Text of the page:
I have some crazy friends. Just got off the phone with my best friend, John Crissman. He said, “Gotta go. Just drove up on an accident. Need to call 911 and go pray with some people…” You need people like that in your life.
But wait there’s more crazy people in my life. A few weeks ago Michael Crouch asked me something in our LTG (Life Transformation Group. Check it out at www.cmaresources.org ). I am not sure what we were talking about that led to this, but Michael said, “Do you know anyone who does door-to-door evangelism?” Seth, our other partner fake-coughs and points at me. Michael asked, “so when do we go?”
Today, we got our act together and headed out. Before we left, I gave a few pointers, answered a few questions he had. Here are some basics. When you go door-to-door during the day, you won’t meet as many people as on an evening or on a weekend. You’re trying to get out as many cards with your church info as you can. And you come back later, evenings or weekends, and people remember that you came by.
Michael asked, “does anyone invite you into their house?”
“not very often. Usually when they do, they are Christians who are amazed and thankful that there are people out there doing visitation.”
I mentioned that we are also trying to form relationships, to look for ways that the Gospel touches a need in their lives (think Paul in Athens, Acts 17). I like to ask people if I can pray for them, and if they are cool with it, to pray right there on the spot. It means a lot to people, and it gives you something to talk about when you come back, because you will go back, right? RIGHT? RIGHT!
So. We go out armed with some great cards Debbie Perry made us and a pile of tracts that Phyliis Varnado got for me. Tracts? you say. Yes. “Do they work?” you ask. My response: I don’t do anything that doesn’t work. It’s why I go door-to-door. Because it works. And I took a vow to do it. All Methodist pastors take that vow. But that's another story for another time.
We find a lot of people not home. So we leave a card with church info. We run into a few people who go to the Christian Church. I meet Sue Wells’ nephew. Isn’t it funny how Sue fits into so many of my evangelism stories!?
This was a great day because we got the door shut in our faces by someone who claims atheism. I was glad that Michael got a little taste of how it goes sometimes.
And the best… we run into Craig Melzer, who flings open the door and angrily asks what we are selling. I don’t know if it shocked Michael, but I think he was happy I knew Craig and that he was just joking!
I find that Michael is really gifted in keeping conversations going on the front porch! I mentioned that to him, and he says it’s like a recruiting visit (he is a college coach). He says you just have to get over the jitters.
Michael watches a little. Then he says, “I think I have the hang of this, let me try.” At this point, I have a tear in my eye. How awesome is that—he wants into this evangelism gig bad! And he does really well. So I just hand it over to him for the rest of the visits.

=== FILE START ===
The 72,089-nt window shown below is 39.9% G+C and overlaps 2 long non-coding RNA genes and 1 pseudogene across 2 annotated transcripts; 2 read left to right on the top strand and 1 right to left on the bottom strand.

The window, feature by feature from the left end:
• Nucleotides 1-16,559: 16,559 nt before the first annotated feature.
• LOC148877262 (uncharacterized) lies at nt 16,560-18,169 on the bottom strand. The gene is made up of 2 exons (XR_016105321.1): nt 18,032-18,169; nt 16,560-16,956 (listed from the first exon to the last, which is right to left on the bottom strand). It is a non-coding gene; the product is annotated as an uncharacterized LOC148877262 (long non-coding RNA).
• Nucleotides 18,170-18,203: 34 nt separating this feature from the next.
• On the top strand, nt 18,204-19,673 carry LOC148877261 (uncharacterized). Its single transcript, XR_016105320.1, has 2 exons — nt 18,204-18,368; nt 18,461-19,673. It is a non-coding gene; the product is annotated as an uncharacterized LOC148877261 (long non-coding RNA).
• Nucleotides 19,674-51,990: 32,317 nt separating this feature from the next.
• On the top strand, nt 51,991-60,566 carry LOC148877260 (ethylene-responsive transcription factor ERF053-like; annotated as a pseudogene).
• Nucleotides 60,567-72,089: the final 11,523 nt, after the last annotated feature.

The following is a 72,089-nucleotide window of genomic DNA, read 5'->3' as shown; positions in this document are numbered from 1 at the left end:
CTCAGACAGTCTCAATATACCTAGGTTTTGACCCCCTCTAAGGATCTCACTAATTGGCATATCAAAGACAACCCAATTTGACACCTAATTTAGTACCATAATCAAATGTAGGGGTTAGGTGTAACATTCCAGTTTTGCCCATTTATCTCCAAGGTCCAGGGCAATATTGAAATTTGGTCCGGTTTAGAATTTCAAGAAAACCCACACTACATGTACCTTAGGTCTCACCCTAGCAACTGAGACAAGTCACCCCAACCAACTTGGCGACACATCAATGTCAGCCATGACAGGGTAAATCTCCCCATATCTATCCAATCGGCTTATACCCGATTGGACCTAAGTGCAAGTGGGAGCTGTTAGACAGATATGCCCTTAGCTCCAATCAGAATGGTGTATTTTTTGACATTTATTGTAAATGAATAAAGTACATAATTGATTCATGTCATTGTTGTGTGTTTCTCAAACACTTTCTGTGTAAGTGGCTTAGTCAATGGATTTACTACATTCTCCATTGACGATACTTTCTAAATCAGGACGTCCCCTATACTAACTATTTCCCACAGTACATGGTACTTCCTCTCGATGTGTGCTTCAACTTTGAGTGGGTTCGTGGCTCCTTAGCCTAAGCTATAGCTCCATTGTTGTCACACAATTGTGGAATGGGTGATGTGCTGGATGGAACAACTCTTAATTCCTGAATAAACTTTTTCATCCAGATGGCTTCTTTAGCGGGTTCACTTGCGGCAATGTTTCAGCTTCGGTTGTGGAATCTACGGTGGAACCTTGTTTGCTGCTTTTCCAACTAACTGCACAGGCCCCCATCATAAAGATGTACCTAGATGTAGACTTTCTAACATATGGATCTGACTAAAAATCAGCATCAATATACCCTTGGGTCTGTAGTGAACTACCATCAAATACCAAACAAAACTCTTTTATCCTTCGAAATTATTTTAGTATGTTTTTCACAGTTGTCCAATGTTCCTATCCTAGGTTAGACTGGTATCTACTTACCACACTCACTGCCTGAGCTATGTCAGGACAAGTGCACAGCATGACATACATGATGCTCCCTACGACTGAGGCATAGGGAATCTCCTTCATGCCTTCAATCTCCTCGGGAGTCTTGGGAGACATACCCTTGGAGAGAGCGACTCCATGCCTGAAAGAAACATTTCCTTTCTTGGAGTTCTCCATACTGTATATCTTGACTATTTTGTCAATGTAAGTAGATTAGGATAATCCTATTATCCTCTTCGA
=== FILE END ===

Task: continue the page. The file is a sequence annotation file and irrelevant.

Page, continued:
At the end, we have the best evangelism visit I remember in a loooooong time. We knock and a voice hollers, “Come in!” We open the door and there’s a guy on the couch who is surprised to see us. “I thought you were my friends!” I said, “we want to be your friends.” And he invites us in.
Turns out he is from Saudi Arabia, studying at the university. He has a soccer jersey on his wall that looks like Borussia Dortmund’s, so I ask about it and it is actually for his favorite team in Saudi. Michael opens up some conversation about faith and the young man says he is a Muslim. Michael says he has started reading the Koran, and has finished the first chapter, “The Cow,” and the young man is impressed and happy that we care. We talk a bit about Jesus in the Koran, and I ask if he has read the “Injeel,” Arabic for the “evangel” or Good News. He has a little bit. He mentions that “Christians think Jesus is something like God, but Muslims believe there is only one God.” Michael suggested that he read the New Testament to see what Jesus has to say for Himself. We encountered what I have heard is a common objection Muslims have—that the New Testament, because of translation has been corrupted. I think we will be back. And we hope to form a great friendship with this guy. Michael and I have both been impressed by Muslims’ willingness to talk about serious issues—way more than the average Americans. I wish, in retrospect, that we had not gotten sidetracked on apologetics issues and had been clear about the Good News. I think we were blown away that we got invited into a house, and that our new friend was so happy to talk.
As we walked back to the church, Michael gave me some grief: “I thought you said we wouldn’t get invited in to anyone’s house.”
So in a few weeks, Michael and I will hit the same streets again one evening or on a weekend, hopefully to talk with pray for, and hopefully get the chance to share the Gospel with some of the people in our town!